For solar developers looking to construct a solar farm, proximity to power lines is vital. As we move further and further away from power lines, the project becomes more and more costly. At a certain distance, the costs become too much and the project is just not feasible. If land is too far from either three-phase power, or transmission lines, then a developer will look elsewhere. Below are general proximity guidelines for both DG-scale and utility-scale solar farms.

  • Solar Farms (DG-Scale): Within 1,000 ft of three-phase power lines.

  • Solar Farms (Utility-Scale): Within 1 mile of transmission lines.

Distance to Substation

As with power lines, proximity of the land to a substation is a key consideration for potential developers. The closer the better—with the ideal range to be approximately 2 miles. The longer the distance, the greater the risk associated with the project. Obviously, the more risk associated with a project, the less likely it is that a developer will want to continue with the project.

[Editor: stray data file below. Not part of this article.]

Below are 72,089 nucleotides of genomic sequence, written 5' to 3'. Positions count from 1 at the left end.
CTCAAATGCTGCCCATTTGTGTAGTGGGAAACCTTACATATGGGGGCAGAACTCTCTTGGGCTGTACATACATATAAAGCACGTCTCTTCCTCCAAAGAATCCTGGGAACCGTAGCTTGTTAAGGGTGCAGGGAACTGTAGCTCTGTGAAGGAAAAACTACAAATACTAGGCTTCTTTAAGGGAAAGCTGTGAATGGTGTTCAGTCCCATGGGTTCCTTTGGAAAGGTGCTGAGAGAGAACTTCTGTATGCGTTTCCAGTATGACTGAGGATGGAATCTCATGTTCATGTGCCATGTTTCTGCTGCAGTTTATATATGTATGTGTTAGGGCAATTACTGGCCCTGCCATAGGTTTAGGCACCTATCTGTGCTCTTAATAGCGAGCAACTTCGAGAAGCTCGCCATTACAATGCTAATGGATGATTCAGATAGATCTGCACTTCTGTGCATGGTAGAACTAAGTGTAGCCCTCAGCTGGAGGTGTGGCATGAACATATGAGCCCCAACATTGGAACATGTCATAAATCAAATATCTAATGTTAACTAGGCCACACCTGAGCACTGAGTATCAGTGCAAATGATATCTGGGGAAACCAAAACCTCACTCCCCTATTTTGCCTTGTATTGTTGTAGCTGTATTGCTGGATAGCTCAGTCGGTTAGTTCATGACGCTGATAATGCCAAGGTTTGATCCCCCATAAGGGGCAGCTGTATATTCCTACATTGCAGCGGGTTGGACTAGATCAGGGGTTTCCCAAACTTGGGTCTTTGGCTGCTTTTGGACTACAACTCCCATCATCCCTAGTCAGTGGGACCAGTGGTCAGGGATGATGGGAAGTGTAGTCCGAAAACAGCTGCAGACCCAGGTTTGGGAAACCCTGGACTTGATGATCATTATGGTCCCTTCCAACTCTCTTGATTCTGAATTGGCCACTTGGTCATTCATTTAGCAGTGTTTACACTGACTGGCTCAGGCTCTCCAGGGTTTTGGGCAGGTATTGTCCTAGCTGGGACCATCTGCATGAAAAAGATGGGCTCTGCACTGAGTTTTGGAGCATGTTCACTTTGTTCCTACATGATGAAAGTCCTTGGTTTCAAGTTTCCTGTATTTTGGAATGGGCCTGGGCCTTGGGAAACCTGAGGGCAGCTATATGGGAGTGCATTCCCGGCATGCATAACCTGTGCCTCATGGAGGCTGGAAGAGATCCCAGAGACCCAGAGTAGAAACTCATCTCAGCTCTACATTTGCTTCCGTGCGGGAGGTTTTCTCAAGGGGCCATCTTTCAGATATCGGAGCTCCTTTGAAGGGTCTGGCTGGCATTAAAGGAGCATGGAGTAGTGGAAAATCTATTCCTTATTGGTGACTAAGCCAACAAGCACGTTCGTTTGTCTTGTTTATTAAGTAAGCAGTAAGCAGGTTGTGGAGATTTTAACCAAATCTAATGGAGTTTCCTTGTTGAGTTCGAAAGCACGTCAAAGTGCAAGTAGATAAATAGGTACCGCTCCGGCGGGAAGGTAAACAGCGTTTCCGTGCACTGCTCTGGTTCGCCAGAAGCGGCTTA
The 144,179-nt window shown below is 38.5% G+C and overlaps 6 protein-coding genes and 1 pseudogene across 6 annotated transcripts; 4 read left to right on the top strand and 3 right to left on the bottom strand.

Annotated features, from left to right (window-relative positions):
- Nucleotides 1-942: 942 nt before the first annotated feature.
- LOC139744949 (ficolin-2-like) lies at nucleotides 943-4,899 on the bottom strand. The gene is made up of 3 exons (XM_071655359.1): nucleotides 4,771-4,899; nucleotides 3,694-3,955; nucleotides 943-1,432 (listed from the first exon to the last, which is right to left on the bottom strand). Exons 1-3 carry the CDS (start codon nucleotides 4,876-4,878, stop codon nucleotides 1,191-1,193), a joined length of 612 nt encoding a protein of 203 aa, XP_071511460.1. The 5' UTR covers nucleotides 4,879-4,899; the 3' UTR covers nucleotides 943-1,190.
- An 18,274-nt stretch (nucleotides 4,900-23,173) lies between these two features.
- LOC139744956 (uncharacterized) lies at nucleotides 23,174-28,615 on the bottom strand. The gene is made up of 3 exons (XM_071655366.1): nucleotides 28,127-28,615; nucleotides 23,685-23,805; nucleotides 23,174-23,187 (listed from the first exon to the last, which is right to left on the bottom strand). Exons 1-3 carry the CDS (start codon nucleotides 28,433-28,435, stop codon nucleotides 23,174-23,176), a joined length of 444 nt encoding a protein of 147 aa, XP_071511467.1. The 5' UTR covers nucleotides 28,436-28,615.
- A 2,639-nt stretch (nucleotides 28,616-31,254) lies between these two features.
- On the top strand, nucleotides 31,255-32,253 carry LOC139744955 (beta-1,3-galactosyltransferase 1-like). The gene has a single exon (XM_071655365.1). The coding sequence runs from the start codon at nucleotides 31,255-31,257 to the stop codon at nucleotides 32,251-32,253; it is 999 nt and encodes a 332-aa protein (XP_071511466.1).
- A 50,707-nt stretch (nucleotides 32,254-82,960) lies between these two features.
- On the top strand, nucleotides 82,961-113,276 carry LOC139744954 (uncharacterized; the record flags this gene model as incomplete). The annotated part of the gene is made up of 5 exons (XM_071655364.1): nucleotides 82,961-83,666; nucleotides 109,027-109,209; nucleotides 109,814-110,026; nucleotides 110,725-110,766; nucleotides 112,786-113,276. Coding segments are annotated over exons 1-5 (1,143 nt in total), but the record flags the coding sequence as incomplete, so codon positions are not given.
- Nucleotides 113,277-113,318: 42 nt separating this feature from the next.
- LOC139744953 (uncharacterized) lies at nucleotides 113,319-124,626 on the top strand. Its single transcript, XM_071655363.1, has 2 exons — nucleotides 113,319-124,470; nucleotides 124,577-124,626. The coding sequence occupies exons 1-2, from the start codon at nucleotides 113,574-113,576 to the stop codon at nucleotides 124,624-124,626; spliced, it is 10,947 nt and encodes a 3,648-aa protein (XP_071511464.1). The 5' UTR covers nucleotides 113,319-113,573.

Developers will want to avoid any land which has significant wetlands. In some cases, it may be possible to work around the limitations associated with wetlands, but often the presence of wetlands will be enough to halt the development of a solar farm. You may be unsure of whether or not you have wetland issues with your land and, if this is the case, a developer like YSG will work with you to clarify this issue. As noted, it may be possible to construct a solar farm around the wetlands in certain areas, so it’s still worth speaking to a developer even if you think you have some wetland issues.


Developers want a clear path to run power lines from the site to the point of interconnection, i.e. the location of the transmission or three-phase power lines. If we must pass through other parcels to reach this area, having a clear path forward to secure easements to run our power lines is important. This is related to the earlier point about proximity of power lines, if a site is closer to three-phase power lines or transmission lines, it’s likely to be an easier interconnection process for everyone involved.